Skip to content

Homeless Man’s Death Touches Many on Capitol Hill

Peter Bis, a homeless man known by the Capitol Hill community for his friendly hellos and “no skinny dipping” quips from his perch under a tree on the corner of Second Street and Massachusetts Avenue Northeast, died early this morning.

Bis was a familiar figure on the Senate side of the Capitol Hill neighborhood.

He took pride in the neighborhood he called home, protecting those on his block from people he thought were up to no good, and in turn, neighbors in the area would provide him with money, clothes and food. The community went so far as to find Bis an apartment a few years ago, according to an area office worker, but he didn’t last long there and returned with his belongings to the street corner he called home.

Though particulars about Bis and his life story are unclear, a blog he created offers some insight into the conspiracy theories he believed – and would often share with those who walked by – including his claim that he was dating the late Princess Diana when he attended Kalamazoo Valley Community College in the early 1970s.

When news of Bis’s death broke, tweets and blog posts offered condolences for the man many said could always be counted on for a friendly hello.

A pot of flowers now rests under the tree where Bis sat for years, placed there by employees of the Exxon gas station across from the spot.

“Peter was a Capitol Hill institution who was on his corner every day to wish you a friendly good morning or remind you that there were only a few more days until the weekend,” said National Republican Senatorial Committee Communications Director Brian Walsh, whose office is just a stone’s throw away the corner where Bis spent his days. “He clearly didn’t have the easiest life, but it speaks to his good nature that there was always someone to buy him a cup of coffee or slip a little money in his pocket. He will be missed.”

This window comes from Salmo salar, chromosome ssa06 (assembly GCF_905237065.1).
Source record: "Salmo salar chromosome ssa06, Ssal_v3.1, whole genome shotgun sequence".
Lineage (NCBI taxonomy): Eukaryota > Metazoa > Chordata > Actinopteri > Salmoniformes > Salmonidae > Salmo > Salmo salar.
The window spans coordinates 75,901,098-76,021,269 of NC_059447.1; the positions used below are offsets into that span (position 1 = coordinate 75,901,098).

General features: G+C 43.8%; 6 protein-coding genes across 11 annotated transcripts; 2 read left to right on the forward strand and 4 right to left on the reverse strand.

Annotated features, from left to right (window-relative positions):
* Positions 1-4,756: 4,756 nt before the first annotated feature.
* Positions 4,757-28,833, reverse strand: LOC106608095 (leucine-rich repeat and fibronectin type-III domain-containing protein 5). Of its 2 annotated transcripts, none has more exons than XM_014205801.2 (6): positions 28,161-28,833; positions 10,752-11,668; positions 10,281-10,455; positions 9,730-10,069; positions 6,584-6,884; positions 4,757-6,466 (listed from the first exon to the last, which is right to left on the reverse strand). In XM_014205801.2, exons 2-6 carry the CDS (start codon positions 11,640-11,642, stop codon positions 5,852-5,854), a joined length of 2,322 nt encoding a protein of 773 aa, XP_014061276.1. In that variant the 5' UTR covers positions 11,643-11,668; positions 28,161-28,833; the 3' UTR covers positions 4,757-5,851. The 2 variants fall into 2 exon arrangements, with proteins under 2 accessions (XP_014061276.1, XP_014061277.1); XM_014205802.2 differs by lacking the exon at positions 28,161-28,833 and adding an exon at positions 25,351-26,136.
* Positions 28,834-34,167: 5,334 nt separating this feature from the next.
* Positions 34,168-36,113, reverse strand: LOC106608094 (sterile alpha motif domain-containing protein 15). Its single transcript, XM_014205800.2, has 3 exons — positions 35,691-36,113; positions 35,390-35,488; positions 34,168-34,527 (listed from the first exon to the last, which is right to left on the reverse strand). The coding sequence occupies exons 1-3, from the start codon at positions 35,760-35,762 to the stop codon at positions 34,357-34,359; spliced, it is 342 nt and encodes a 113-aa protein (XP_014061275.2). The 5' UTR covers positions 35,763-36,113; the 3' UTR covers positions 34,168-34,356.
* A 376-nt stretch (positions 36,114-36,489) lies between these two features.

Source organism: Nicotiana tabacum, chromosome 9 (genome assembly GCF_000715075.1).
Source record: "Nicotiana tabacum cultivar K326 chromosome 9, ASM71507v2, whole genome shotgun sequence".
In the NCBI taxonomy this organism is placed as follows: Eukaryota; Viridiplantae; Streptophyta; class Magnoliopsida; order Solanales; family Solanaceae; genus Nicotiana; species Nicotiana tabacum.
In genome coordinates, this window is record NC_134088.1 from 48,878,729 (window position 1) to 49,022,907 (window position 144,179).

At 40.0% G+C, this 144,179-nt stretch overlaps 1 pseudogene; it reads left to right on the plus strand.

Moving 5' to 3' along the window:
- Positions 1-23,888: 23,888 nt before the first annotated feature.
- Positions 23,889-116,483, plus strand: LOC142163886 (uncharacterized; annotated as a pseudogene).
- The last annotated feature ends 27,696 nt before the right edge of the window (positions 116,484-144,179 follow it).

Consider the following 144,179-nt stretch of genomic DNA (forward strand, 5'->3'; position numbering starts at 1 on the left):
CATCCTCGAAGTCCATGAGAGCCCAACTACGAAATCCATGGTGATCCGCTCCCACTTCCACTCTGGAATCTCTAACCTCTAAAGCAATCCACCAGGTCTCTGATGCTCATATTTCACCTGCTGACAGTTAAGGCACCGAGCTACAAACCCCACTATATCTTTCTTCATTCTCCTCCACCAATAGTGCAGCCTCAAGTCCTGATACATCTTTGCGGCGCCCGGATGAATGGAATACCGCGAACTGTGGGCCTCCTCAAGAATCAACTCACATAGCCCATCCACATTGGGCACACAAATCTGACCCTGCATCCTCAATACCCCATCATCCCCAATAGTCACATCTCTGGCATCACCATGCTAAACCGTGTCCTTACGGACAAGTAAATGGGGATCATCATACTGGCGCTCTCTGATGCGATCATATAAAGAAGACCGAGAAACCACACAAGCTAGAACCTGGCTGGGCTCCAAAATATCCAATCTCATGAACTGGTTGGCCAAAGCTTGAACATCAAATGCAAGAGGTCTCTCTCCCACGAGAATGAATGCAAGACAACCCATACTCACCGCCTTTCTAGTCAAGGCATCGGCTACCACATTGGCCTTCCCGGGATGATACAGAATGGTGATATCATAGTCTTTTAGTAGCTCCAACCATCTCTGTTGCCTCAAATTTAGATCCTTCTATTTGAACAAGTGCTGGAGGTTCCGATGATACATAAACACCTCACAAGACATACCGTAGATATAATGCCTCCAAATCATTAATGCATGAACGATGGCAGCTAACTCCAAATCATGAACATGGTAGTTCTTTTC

Eric Korsvall, director of administration at the Heritage Foundation, located next door to where Bis sat, called him a fixture of the Capitol Hill community and said his death will be felt by those in the area.

“While he intimidated some people, he was definitely beloved by many people in the neighborhood,” Korsvall said. “He was very engaging and very spirited.”

Josie Ortega, who blogs about her life on Capitol Hill, eulogized Bis in a post after news of his death broke.

“Pete was as much a part of the landscape of our life here on the Hill as the Capitol dome in the distance,” Ortega wrote. “Thank you, Pete, for helping us feel safer in our neighborhood, and more at home in our home. Thank you for teaching us to bloom where we’re planted. We’ll miss you.”